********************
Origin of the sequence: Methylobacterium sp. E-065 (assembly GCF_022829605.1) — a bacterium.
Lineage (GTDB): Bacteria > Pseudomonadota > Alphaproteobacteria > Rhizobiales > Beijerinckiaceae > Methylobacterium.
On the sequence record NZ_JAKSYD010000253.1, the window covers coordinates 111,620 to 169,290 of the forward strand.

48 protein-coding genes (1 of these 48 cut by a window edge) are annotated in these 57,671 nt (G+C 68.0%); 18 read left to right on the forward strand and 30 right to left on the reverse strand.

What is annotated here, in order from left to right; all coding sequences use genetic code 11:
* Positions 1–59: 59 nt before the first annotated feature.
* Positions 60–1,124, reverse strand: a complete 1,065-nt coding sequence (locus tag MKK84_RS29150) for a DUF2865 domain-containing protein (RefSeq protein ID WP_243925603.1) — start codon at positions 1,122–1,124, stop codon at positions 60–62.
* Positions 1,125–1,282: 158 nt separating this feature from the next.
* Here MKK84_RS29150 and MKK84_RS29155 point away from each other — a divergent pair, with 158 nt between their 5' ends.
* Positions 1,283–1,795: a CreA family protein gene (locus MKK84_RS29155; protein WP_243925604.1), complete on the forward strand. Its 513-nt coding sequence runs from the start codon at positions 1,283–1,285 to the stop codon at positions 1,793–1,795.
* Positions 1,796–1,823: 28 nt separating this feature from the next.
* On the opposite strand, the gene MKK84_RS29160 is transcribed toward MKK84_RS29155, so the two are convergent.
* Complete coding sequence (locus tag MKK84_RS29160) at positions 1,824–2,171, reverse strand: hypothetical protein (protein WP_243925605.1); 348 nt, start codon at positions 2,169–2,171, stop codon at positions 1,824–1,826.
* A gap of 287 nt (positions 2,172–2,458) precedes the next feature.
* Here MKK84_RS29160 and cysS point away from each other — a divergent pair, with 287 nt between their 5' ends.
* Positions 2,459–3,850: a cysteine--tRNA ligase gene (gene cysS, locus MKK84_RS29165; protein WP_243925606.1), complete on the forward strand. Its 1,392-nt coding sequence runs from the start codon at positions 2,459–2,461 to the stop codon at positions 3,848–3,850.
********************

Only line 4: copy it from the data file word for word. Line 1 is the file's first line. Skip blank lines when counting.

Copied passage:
48 protein-coding genes (1 of these 48 cut by a window edge) are annotated in these 57,671 nt (G+C 68.0%); 18 read left to right on the forward strand and 30 right to left on the reverse strand.